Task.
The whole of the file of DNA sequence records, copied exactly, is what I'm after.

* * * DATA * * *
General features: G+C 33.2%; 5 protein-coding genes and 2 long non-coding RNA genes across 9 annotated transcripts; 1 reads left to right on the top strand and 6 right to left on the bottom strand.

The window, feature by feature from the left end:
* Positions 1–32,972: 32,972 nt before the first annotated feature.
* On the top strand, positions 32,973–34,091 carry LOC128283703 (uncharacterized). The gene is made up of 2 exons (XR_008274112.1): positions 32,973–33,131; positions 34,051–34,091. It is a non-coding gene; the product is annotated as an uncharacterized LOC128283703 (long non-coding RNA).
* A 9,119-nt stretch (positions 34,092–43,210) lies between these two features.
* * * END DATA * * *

General features: G+C 33.2%; 5 protein-coding genes and 2 long non-coding RNA genes across 9 annotated transcripts; 1 reads left to right on the top strand and 6 right to left on the bottom strand.

The window, feature by feature from the left end:
* Positions 1–32,972: 32,972 nt before the first annotated feature.
* On the top strand, positions 32,973–34,091 carry LOC128283703 (uncharacterized). The gene is made up of 2 exons (XR_008274112.1): positions 32,973–33,131; positions 34,051–34,091. It is a non-coding gene; the product is annotated as an uncharacterized LOC128283703 (long non-coding RNA).
* A 9,119-nt stretch (positions 34,092–43,210) lies between these two features.